Background: Medical abortion is under-used in developing countries. We assessed whether early fi rst-trimester medical abortion provided by midlevel providers (government-trained, certified nurses and auxiliary nurse midwives) was as safe and effective as that provided by doctors in Nepal.
Methods: This multicentre randomised controlled equivalence trial was done in fi ve rural district hospitals in Nepal. Women were eligible for medical abortion if their pregnancy was of less than 9 weeks (63 days) and if they resided less than 90 min journey away from the study clinic. Women were ineligible if they had any contraindication to medical abortion. We used a computer-generated randomisation scheme stratified by study centre with a block size of six. Women were randomly assigned to a doctor or a midlevel provider for oral administration of 200 mg mifepristone followed by 800 μg misoprostol vaginally 2 days later, and followed up 10-4 days later. The primary endpoint was complete abortion without manual vacuum aspiration within 30 days of treatment. The study was not masked. Abortions were recorded as complete, incomplete, or failed (continuing pregnancy). Analyses for primary and secondary endpoints were by intention to treat, supplemented by per-protocol analysis of the primary endpoint. This trial is registered with ClinicalTrials.gov, NCT01186302.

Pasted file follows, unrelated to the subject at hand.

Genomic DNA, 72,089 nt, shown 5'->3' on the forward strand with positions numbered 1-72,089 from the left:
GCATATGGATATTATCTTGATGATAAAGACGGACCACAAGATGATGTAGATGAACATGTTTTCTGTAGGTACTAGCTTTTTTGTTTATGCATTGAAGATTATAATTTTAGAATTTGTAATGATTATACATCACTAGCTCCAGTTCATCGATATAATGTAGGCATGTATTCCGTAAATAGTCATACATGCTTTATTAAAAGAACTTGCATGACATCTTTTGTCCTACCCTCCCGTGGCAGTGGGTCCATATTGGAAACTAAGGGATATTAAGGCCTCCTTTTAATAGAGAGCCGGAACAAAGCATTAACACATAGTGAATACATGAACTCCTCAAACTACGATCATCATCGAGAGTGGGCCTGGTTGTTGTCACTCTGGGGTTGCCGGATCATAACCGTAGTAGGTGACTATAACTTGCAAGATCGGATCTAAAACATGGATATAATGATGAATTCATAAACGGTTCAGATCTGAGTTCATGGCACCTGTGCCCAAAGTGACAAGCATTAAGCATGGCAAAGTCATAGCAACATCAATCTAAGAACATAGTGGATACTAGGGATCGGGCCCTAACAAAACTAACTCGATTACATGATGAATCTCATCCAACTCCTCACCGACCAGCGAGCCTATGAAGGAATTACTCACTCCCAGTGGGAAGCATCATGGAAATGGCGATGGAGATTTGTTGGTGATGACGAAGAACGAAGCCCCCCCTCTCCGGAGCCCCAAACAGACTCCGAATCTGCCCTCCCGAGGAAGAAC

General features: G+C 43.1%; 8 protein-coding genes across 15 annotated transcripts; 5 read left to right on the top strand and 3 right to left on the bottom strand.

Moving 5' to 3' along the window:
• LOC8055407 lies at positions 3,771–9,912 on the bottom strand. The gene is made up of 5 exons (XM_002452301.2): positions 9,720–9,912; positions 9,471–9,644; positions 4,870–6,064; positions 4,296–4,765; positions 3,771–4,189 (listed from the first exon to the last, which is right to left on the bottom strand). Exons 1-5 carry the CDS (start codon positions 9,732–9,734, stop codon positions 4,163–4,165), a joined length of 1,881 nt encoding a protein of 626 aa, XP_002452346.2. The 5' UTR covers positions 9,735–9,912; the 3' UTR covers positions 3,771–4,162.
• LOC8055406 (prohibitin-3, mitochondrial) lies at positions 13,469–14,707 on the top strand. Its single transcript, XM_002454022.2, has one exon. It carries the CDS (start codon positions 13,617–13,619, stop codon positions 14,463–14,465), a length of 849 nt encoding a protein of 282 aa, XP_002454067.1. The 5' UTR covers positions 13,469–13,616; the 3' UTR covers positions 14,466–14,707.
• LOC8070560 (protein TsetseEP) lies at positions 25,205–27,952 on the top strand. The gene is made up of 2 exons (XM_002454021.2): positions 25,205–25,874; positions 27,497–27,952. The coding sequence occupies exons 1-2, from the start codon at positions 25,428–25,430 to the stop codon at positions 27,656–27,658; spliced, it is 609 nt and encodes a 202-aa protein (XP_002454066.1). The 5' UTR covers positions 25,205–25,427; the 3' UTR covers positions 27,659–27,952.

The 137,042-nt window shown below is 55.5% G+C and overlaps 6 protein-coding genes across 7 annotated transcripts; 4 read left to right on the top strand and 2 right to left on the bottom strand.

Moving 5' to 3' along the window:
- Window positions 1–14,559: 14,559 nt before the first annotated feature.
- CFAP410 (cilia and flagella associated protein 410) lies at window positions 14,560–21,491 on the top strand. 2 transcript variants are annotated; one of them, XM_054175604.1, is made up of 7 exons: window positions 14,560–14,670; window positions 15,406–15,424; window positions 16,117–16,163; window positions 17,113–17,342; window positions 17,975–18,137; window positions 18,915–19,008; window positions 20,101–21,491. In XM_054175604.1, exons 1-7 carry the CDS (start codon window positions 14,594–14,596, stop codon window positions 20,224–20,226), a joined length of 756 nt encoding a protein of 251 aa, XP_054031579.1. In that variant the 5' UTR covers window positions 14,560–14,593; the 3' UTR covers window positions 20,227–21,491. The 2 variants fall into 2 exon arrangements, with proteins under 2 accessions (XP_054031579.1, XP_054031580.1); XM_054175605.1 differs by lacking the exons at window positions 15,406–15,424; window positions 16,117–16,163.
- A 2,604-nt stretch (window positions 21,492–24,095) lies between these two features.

Findings: Of 1295 women screened, 535 were randomly assigned to a doctor and 542 to a midlevel provider. 514 and 518, respectively, were included in the analyses of the primary endpoint. Abortions were judged complete in 504 (97.3%) women assigned to midlevel providers and in 494 (96.1%) assigned to physicians. The risk difference for complete abortion was 1.24% (95% CI -0.53 to 3.02), which falls within the predefined equivalence range (-5% to 5%). Five cases (1%) were recorded as failed abortion in the doctor cohort and none in the midlevel provider cohort; the remaining cases were recorded as incomplete abortions. No serious complications were noted.
Interpretation: The provision of medical abortion up to 9 weeks’ gestation by midlevel providers and doctors was similar in safety and effectiveness. Where permitted by law, appropriately trained midlevel health-care providers can provide safe, low-technology medical abortion services for women independently from doctors.
Funding: UNDP/UNFPA/WHO/World Bank Special Programme of Research, Development and Research Training in Human Reproduction (HRP), Department of Reproductive Health and Research (RHR), World Health Organization.